The DA-2B is basically the same airplane as the 2A. The difference being that the 2B has 2.75 inches taken out of the fuselage depth. It is lighter, faster, and better looking than the 2A. Either the 2A or the 2B can be built from the drawings.
The DA-2 carries 20 gallons of fuel in its fuselage tank which gives it good cross country performance. It was designed with safe, economical transportation in mind.
The strange little V-tailed Davis DA-2A is nothing new on the homebuilt scene. It’s been flitting back and forth at fly-ins for six or seven years now. Though it’s not disliked, it somehow manages to go relatively unnoticed in a world of super-exotic airplanes. The Davis isn’t as fast as a Thorp, it won’t lomcevak with a Pitts, and next to a Midget Mustang it looks like a packing crate. Sleeker, faster, sexier backyard bug-smashers are the eye-catchers, but in a contest for the most underrated homebuilt, the Davis DA-2A should be the winner.
While half the world sighs over the BD-5, and Pitts smoke obscures anything that won’t go straight up, the Davis stands by itself and offers something called practicality. Here is an airplane that can carry two adults and a child at Cherokee 140 speeds with only half the horsepower. While many homebuilts have a reputation for demanding more piloting savvy than a Sunday pilot can muster, the Davis handles about like a Cherokee with a thyroid problem. It’s actually easier to fly than a Cherokee. The BD-5’s compound curves may provoke sighs from its admirers, but the Davis stands in the wings and reminds us that nothing is simpler to build from scratch than flat skins and square corners.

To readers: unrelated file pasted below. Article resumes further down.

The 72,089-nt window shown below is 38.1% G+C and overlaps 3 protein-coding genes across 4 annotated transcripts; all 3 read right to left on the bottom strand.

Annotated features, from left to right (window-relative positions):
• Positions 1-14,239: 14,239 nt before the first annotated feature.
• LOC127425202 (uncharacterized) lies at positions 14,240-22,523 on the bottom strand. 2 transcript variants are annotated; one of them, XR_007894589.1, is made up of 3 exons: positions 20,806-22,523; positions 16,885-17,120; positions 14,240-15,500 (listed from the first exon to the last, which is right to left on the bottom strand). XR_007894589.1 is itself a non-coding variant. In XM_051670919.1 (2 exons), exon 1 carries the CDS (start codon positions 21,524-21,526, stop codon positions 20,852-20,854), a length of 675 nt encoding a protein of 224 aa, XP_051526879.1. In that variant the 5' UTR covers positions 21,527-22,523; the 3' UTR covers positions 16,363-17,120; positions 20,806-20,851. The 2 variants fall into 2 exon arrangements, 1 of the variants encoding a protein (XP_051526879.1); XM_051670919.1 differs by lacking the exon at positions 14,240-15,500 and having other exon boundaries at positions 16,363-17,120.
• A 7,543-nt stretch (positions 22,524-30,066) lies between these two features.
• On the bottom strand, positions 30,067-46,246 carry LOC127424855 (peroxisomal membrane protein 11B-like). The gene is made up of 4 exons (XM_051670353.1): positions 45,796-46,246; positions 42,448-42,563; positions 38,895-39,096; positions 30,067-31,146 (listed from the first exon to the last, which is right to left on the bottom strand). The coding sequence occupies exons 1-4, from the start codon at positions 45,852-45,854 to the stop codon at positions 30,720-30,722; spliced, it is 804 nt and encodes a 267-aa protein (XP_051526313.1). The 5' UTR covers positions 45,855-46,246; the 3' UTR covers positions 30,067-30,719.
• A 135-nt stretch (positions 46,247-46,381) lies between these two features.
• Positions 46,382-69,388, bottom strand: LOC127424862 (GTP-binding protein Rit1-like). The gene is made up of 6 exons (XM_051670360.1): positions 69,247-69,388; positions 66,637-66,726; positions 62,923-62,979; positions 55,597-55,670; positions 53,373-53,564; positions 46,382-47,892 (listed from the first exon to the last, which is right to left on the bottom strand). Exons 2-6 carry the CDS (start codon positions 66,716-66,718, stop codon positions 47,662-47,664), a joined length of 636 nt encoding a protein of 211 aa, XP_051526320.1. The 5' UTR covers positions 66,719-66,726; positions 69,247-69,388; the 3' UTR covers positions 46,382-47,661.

I feel guilty that I haven’t jumped to the Davis’ aid before. The first time I saw the Davis was in Norman, Oklahoma, where I was nursing a sick Cessna 195 back to health. One day I stepped around the usual pool of oil under my airplane’s nose, and, to and behold, nestled under one wing was the cutest, most angular aluminum airplane I had ever seen. Leeon Davis had decided to tie his newly finished DA-2 next door.
Davis was an experimental metal worker at Aero Commander’s prototype facility, and since he wanted an airplane, but didn’t want to sell his wife and kids to get one, he decided to build his own. He wanted to make it an easy airplane to duplicate, so he had to use his experience to simplify rather than complicate. He drew up plans for the simplest metal shape that would enclose two people and baggage, use a Clark Y airfoil and get lots of lift out of a tiny package.
The Davis fuselage is a box with the cockpit section framed by small, square steel tubing. All formers, frames and other skeletal parts are short pieces bent up on a brake, then riveted together. A form block isn’t needed. A fuselage normally has complicated fittings and reinforcements to mount the wings, but the Davis doesn’t. The spar runs through the middle, and the fuselage sits on it; the two are joined by simple flat sheet stiffeners.